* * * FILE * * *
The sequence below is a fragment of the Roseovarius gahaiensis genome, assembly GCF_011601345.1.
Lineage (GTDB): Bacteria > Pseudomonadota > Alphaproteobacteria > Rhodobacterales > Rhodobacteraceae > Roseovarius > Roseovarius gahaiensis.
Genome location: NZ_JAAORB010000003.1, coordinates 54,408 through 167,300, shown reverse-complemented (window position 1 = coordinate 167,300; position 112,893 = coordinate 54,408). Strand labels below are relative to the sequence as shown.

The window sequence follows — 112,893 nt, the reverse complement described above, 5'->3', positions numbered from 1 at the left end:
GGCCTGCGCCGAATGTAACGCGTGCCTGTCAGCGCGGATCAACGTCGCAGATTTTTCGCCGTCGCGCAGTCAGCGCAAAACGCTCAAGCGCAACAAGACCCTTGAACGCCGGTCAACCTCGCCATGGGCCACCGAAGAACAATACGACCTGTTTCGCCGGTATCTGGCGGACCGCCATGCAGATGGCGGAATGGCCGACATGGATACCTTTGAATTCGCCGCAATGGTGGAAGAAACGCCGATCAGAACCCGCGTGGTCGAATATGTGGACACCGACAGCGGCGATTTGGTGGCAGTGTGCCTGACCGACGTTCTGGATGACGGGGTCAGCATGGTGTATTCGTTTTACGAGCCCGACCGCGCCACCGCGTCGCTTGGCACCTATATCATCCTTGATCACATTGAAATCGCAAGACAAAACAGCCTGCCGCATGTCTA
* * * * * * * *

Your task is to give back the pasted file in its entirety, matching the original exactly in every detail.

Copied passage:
The sequence below is a fragment of the Roseovarius gahaiensis genome, assembly GCF_011601345.1.
Lineage (GTDB): Bacteria > Pseudomonadota > Alphaproteobacteria > Rhodobacterales > Rhodobacteraceae > Roseovarius > Roseovarius gahaiensis.
Genome location: NZ_JAAORB010000003.1, coordinates 54,408 through 167,300, shown reverse-complemented (window position 1 = coordinate 167,300; position 112,893 = coordinate 54,408). Strand labels below are relative to the sequence as shown.

The window sequence follows — 112,893 nt, the reverse complement described above, 5'->3', positions numbered from 1 at the left end:
GGCCTGCGCCGAATGTAACGCGTGCCTGTCAGCGCGGATCAACGTCGCAGATTTTTCGCCGTCGCGCAGTCAGCGCAAAACGCTCAAGCGCAACAAGACCCTTGAACGCCGGTCAACCTCGCCATGGGCCACCGAAGAACAATACGACCTGTTTCGCCGGTATCTGGCGGACCGCCATGCAGATGGCGGAATGGCCGACATGGATACCTTTGAATTCGCCGCAATGGTGGAAGAAACGCCGATCAGAACCCGCGTGGTCGAATATGTGGACACCGACAGCGGCGATTTGGTGGCAGTGTGCCTGACCGACGTTCTGGATGACGGGGTCAGCATGGTGTATTCGTTTTACGAGCCCGACCGCGCCACCGCGTCGCTTGGCACCTATATCATCCTTGATCACATTGAAATCGCAAGACAAAACAGCCTGCCGCATGTCTA